Making available on the market and use of biocidal products  
2009/0076(COD) - 21/06/2011  

The Council adopted its position on first reading with a view to the adoption of a regulation of the European Parliament and of the Council concerning the making available on the market and use of biocidal products.

The European Parliament adopted several hundred amendments to the Commission proposal. Many are acceptable to the Council and it has therefore included them in its position at first reading (wholly, in part, or in principle).

The following points should be mentioned:

  • while the Council accepts the need to address nanomaterials, because of rapid developments in the field, at this stage it has only included a definition, a statement that approval of active substances does not cover nanomaterials, except where explicitly mentioned, and a reference to the need for technical guidance to be elaborated to take account of the latest scientific information;
  • the Council considers that requiring a substitution plan for biocidal products containing active substances meeting the exclusion criteria would unnecessarily duplicate the requirement for a comparative assessment ; 
  • the Council’s position at first reading would open the Union authorisation procedure to all other biocidal products except for those of certain product-types. It also provides for the Commission to make a report on the application of the Union authorisation procedure by the end of 2017, in which report the Commission can review whether adjustments are needed to the scope in 2020;
  • only those Annexes containing technical provisions (i.e., Annexes II, III and IV) should be adapted to scientific and technical progress via delegated acts;
  • helpdesks should not be mandatory, but an option that Member States can choose as a way to fulfil their obligation to provide advice to applicants.

The Council's position at first reading also includes a number of changes other than those envisaged in the European Parliament's position. The changes of substance compared to the Commission's initial proposal concern principally the following points:

1) Consequences of the Lisbon Treaty: like the European Parliament, the Council had to adapt the text of the original proposal to the new regime laid down by the Lisbon Treaty regarding powers conferred by the legislator on the Commission. However, the Council considered certain matters which the Parliament was prepared to delegate to the Commission, to be of such importance that they should be decided at the legislative level, i.e. by Parliament and Council jointly. The Council also considered certain decisions for which the Parliament had considered delegated acts appropriate to be in the nature of implementing measures rather than acts which supplement or amend the basic act.

2) Procedure for the approval of active substances: approval of active substances will, as at present, require the Commission to adopt a legal act. However, rather than amending the basic act repeatedly, the Council considered free-standing implementing measures preferable to a list of approved active substances in an annex to the basic act. This change to the procedure for the approval of active substances parallels that recently agreed for plant protection products. While they were listed in Annex I to Directive 91/414/EEC, Regulation (EC) No 1107/2009 provides for their approval via implementing acts, for their compilation into a free-standing list and for electronic public access to that list.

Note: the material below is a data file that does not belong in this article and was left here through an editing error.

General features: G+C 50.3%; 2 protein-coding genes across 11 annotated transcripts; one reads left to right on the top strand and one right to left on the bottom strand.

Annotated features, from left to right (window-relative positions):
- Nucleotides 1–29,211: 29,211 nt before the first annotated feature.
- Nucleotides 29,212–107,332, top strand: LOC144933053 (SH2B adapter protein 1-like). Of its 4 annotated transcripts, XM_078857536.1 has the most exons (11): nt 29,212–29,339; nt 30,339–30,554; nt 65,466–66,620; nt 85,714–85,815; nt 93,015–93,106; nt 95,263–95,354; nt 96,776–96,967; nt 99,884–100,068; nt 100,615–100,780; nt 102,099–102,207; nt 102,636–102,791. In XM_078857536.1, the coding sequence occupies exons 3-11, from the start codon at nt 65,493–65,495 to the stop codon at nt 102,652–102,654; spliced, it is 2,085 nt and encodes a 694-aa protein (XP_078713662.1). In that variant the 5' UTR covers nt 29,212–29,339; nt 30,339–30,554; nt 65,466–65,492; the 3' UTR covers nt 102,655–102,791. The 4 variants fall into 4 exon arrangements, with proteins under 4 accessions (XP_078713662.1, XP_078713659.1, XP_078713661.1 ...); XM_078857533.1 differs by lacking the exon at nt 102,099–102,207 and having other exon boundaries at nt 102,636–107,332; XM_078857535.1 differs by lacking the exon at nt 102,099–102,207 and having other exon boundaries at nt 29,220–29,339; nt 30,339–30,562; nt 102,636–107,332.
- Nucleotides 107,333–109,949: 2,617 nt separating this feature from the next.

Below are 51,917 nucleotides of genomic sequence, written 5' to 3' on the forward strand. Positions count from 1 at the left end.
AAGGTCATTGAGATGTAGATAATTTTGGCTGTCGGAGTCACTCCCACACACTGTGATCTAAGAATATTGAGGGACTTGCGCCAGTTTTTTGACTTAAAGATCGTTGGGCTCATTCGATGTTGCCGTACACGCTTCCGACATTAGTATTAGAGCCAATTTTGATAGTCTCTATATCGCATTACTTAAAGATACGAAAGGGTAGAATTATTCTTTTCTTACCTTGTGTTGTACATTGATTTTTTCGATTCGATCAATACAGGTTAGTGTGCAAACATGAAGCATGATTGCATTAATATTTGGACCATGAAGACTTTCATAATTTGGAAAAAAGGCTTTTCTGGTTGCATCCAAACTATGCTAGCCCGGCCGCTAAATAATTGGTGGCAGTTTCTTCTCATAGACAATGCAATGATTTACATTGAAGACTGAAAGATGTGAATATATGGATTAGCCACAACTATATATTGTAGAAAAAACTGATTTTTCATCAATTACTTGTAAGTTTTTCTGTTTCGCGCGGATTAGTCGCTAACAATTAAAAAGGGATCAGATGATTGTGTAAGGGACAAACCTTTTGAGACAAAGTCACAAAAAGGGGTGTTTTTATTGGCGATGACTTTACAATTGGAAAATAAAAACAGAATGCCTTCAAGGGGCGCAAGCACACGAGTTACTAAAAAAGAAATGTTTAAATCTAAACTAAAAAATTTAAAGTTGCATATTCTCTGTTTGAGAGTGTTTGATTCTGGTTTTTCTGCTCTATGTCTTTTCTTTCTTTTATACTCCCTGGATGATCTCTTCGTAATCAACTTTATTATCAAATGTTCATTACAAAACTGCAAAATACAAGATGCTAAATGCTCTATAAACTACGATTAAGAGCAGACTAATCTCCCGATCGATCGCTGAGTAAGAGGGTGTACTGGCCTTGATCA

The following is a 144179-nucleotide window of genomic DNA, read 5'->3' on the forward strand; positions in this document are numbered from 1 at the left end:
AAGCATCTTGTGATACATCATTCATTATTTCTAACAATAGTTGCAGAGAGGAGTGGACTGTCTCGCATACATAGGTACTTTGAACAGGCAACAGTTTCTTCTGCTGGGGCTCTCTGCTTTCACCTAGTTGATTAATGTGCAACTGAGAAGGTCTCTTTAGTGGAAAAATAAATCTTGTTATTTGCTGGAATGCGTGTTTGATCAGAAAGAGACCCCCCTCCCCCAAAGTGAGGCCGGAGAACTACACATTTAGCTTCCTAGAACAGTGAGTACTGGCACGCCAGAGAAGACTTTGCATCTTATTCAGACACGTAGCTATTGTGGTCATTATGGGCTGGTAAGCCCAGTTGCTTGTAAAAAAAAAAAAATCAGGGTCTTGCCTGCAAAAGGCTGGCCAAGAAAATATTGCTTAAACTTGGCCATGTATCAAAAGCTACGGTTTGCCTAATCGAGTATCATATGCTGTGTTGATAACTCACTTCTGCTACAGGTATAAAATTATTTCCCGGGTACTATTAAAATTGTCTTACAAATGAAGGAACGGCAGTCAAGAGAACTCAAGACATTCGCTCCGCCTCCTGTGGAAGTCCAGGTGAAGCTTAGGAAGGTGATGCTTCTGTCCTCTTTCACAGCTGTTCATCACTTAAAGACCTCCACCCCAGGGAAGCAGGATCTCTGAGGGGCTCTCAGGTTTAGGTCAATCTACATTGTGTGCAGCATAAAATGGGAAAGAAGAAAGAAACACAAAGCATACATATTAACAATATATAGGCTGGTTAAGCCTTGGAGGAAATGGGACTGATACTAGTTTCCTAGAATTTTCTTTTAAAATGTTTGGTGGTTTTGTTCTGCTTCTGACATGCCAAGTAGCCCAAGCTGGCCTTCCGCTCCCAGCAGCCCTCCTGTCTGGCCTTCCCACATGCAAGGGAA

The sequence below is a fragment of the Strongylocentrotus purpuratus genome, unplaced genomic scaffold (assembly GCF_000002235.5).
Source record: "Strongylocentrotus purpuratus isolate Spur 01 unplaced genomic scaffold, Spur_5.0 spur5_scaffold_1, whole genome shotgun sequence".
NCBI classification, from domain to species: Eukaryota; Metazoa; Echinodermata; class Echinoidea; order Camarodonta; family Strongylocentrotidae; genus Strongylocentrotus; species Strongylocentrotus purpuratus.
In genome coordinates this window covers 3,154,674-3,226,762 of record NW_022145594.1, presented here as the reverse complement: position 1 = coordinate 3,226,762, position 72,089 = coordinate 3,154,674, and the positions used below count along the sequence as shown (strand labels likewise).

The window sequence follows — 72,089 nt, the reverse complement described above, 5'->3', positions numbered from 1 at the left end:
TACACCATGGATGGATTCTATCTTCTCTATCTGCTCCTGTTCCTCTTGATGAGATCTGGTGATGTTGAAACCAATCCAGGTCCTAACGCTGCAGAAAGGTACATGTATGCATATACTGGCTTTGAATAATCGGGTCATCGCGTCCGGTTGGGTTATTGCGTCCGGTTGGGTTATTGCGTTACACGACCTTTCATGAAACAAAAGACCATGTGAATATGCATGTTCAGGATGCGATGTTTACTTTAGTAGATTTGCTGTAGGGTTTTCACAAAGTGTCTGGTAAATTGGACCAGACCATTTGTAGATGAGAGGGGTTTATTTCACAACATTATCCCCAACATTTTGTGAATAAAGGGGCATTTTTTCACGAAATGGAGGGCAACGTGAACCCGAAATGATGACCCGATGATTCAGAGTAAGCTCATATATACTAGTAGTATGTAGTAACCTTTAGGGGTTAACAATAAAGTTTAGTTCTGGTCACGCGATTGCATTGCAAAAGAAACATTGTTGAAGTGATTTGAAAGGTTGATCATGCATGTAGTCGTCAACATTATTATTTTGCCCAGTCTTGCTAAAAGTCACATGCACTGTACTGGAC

3) ECHA's role: ECHA will have an essential coordination role to play in the approval of active substances and the Union authorisation of biocidal products. However, the Council considers that:

  • all stages of the evaluation of an application should remain the responsibility of the evaluating competent authority;
  • all Member States be able to appoint a member of the Biocidal Products Committee and that there be close links between this committee and Member States' competent authorities.

4) Products subject to a simplified authorisation procedure: the Council suggests the establishment of a specific list of active substances presenting low concern and a simplified authorisation procedure for biocidal products containing those active substances. To encourage widespread marketing and use of such products, they could as a general rule circulate throughout the Union after authorisation by a single Member State and a simple notification procedure in other Member States. If another Member State raises objections, the dispute settlement mechanisms of the mutual recognition procedure would be applicable.

5) Fees: the Council considers that a different approach needs to be taken for fees payable to ECHA from those payable to Member States' competent authorities. While it is appropriate for the Commission to adopt an implementing act laying down the fees payable to ECHA (rather than delegated acts, as the Commission proposed), Member States should be free to set national fees.